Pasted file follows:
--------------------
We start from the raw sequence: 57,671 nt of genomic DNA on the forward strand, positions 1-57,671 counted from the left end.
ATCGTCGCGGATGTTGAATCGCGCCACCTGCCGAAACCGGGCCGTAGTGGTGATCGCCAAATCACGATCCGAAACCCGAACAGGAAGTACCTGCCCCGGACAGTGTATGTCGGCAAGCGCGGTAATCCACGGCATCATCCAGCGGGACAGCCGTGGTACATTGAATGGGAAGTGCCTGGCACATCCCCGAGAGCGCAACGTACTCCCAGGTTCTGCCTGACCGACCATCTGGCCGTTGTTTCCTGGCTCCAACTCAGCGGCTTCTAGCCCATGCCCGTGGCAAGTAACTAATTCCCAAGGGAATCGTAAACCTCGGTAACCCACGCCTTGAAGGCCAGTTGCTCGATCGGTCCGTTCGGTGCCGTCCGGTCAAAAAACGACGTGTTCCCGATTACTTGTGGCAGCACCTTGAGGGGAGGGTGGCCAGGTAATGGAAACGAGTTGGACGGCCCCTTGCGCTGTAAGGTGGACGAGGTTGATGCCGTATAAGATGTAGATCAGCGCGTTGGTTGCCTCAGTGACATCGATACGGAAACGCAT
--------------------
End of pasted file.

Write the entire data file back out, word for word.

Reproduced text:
We start from the raw sequence: 57,671 nt of genomic DNA on the forward strand, positions 1-57,671 counted from the left end.
ATCGTCGCGGATGTTGAATCGCGCCACCTGCCGAAACCGGGCCGTAGTGGTGATCGCCAAATCACGATCCGAAACCCGAACAGGAAGTACCTGCCCCGGACAGTGTATGTCGGCAAGCGCGGTAATCCACGGCATCATCCAGCGGGACAGCCGTGGTACATTGAATGGGAAGTGCCTGGCACATCCCCGAGAGCGCAACGTACTCCCAGGTTCTGCCTGACCGACCATCTGGCCGTTGTTTCCTGGCTCCAACTCAGCGGCTTCTAGCCCATGCCCGTGGCAAGTAACTAATTCCCAAGGGAATCGTAAACCTCGGTAACCCACGCCTTGAAGGCCAGTTGCTCGATCGGTCCGTTCGGTGCCGTCCGGTCAAAAAACGACGTGTTCCCGATTACTTGTGGCAGCACCTTGAGGGGAGGGTGGCCAGGTAATGGAAACGAGTTGGACGGCCCCTTGCGCTGTAAGGTGGACGAGGTTGATGCCGTATAAGATGTAGATCAGCGCGTTGGTTGCCTCAGTGACATCGATACGGAAACGCAT